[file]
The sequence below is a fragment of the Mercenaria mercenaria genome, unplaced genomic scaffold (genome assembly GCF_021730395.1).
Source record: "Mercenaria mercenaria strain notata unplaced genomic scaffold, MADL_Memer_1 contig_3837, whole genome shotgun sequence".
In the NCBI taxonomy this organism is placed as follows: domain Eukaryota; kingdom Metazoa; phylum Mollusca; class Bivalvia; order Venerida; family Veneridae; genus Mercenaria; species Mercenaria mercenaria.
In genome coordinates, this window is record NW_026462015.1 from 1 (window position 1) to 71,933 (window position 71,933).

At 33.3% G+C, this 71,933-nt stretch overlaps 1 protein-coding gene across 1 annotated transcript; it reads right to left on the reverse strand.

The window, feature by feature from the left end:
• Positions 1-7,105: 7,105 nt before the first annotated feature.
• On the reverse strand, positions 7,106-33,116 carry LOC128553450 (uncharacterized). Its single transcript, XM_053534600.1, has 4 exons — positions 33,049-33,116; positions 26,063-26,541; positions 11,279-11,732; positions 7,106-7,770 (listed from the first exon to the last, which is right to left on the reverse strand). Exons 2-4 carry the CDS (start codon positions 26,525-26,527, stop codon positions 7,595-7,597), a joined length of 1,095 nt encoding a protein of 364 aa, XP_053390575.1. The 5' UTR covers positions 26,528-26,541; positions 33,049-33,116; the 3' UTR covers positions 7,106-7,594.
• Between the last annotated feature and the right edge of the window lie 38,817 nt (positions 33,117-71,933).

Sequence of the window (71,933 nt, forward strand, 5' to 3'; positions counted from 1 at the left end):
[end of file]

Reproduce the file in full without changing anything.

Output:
The sequence below is a fragment of the Mercenaria mercenaria genome, unplaced genomic scaffold (genome assembly GCF_021730395.1).
Source record: "Mercenaria mercenaria strain notata unplaced genomic scaffold, MADL_Memer_1 contig_3837, whole genome shotgun sequence".
In the NCBI taxonomy this organism is placed as follows: domain Eukaryota; kingdom Metazoa; phylum Mollusca; class Bivalvia; order Venerida; family Veneridae; genus Mercenaria; species Mercenaria mercenaria.
In genome coordinates, this window is record NW_026462015.1 from 1 (window position 1) to 71,933 (window position 71,933).

At 33.3% G+C, this 71,933-nt stretch overlaps 1 protein-coding gene across 1 annotated transcript; it reads right to left on the reverse strand.

The window, feature by feature from the left end:
• Positions 1-7,105: 7,105 nt before the first annotated feature.
• On the reverse strand, positions 7,106-33,116 carry LOC128553450 (uncharacterized). Its single transcript, XM_053534600.1, has 4 exons — positions 33,049-33,116; positions 26,063-26,541; positions 11,279-11,732; positions 7,106-7,770 (listed from the first exon to the last, which is right to left on the reverse strand). Exons 2-4 carry the CDS (start codon positions 26,525-26,527, stop codon positions 7,595-7,597), a joined length of 1,095 nt encoding a protein of 364 aa, XP_053390575.1. The 5' UTR covers positions 26,528-26,541; positions 33,049-33,116; the 3' UTR covers positions 7,106-7,594.
• Between the last annotated feature and the right edge of the window lie 38,817 nt (positions 33,117-71,933).

Sequence of the window (71,933 nt, forward strand, 5' to 3'; positions counted from 1 at the left end):